written and photos by Dan Paull

Pike fishing on the Holitna River is some of the best that Alaska has to offer. Or at least I have been told many times by guests. The waters around Alaskan Adventures’ lodge on the Holitna River consist of a wide variety of environments. From landlocked lakes, to oxbow lakes that are connected to the river system, to fishing the slack water on the main river, we offer a wide range of pike fishing scenarios. If someone wanted to just pike fish, they could easily fish different water every day and have great success.

Our favorite time of the year for pike fishing is early summer or the month of June. It’s during this time that the water from spring runoff is on the drop; however, it is usually still pretty high. High enough that all of our oxbow lakes are full and have warmer water than the main river. It seems that with the warmer water in the oxbow lakes that pike are really encouraged to put on the feed bag. Maybe the warm water has turned up the metabolism on these fish, but whatever it is, this is when they get really aggressive. When I say aggressive, I mean they will actually fight each other for feed. That’s when pike fishing is at its best.



Top Water Pike

Catching massive pike on topwater presentations is thrilling.

Although we will fish with conventional gear, our favorite way to target pike is on the fly, especially during the early season. BIG poppers on the fly rod, in my opinion, is where it’s at. When I say big poppers, I mean 12-16” is just big enough. If you can tie and cast bigger, then please do. Big fish like big food!

As a general rule when fishing, we like to make a delicate cast as to not spook the fish that might be close by. With pike fishing that is far from the truth. Making a big splash or even slapping the fly onto the water’s surface as hard as you can is as if you are ringing the dinner bell. Often, we have seen big pike laying up under the brush, and with a delicate cast they seem to just ignore it or pay some interest, but not quite as much interest as if we were to slap the water hard with the fly. It’s as if when we slap the water hard it really triggers them to come to the fly in a hurry with a fierce aggressive posture. If they don’t grab it on the slap, they usually grab it on the hard strip and then its game on. The best a fisherman can do is to make as much commotion as possible and hang on.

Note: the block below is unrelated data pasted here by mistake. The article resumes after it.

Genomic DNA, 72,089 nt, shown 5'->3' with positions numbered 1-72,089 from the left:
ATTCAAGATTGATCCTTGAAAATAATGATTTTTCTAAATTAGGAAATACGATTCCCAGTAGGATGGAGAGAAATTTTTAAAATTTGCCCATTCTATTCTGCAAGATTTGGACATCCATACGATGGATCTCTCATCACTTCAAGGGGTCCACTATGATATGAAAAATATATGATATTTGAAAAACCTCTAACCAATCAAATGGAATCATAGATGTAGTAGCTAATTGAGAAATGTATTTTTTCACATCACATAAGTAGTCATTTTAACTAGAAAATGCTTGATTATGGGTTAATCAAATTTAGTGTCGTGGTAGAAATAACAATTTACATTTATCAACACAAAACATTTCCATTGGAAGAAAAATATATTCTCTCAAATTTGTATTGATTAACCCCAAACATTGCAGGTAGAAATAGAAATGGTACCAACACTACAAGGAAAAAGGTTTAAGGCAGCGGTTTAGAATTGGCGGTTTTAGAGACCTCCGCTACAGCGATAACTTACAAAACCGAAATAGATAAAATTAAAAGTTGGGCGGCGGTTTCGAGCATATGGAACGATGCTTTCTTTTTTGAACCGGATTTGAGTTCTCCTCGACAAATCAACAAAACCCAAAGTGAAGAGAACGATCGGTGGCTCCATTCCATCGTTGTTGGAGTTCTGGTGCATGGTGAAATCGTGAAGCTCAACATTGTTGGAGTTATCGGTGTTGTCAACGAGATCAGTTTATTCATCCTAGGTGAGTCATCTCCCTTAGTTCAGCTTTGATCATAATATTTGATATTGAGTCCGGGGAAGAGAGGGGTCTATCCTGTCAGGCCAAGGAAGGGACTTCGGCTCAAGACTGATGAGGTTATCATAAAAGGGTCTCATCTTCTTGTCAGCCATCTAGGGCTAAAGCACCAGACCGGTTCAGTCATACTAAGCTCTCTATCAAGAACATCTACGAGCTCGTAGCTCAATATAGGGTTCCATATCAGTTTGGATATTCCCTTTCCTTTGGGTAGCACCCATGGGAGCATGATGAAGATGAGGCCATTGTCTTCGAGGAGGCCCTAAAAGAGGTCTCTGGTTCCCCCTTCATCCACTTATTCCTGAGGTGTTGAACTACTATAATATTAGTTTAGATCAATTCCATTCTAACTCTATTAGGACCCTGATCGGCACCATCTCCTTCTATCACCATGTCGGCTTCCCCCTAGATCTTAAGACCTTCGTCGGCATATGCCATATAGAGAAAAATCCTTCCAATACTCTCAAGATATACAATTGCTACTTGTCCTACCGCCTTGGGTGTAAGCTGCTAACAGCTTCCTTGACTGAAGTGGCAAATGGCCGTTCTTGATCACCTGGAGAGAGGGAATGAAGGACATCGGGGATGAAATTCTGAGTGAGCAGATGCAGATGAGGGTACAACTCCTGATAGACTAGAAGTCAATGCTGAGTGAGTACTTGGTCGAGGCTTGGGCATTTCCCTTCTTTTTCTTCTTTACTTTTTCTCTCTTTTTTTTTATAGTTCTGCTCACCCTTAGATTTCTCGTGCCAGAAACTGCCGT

Large pike are apex predators that will aggressively ambush topwater presentations.


Although steel leaders are a great way to keep pike from biting your fly off, they do have a disadvantage. When a hard-fighting pike decides to do a gator roll, the steel wire can wrap around them and cut slices into the fish. We have found using 60-pound-test or bigger monofilament will help eliminate this as the diameter is larger than wire and mono is softer. Sure, you might lose one or two fish but at the end of the day there is less damage to the fish that are caught. Generally speaking, all of our pike are released to fight another day, and that helps keep a healthy population of pike and makes pike fishing world class on the Holitna.

So, whether you’re a gear fisherman or a fly fisherman, we can get you on some really unbelievable topwater pike fishing action. It truly is amazing to see a 9” plug completely disappear into the jowls of a large predatory fish. Then to bring a 40-50” northern to the boat is a blast that most only dream of. So, come see what pike fishing dreams are made of.

Dan Paull is an avid outdoorsman, and the owner of Alaskan Adventures on the Holitna River in southwest Alaska.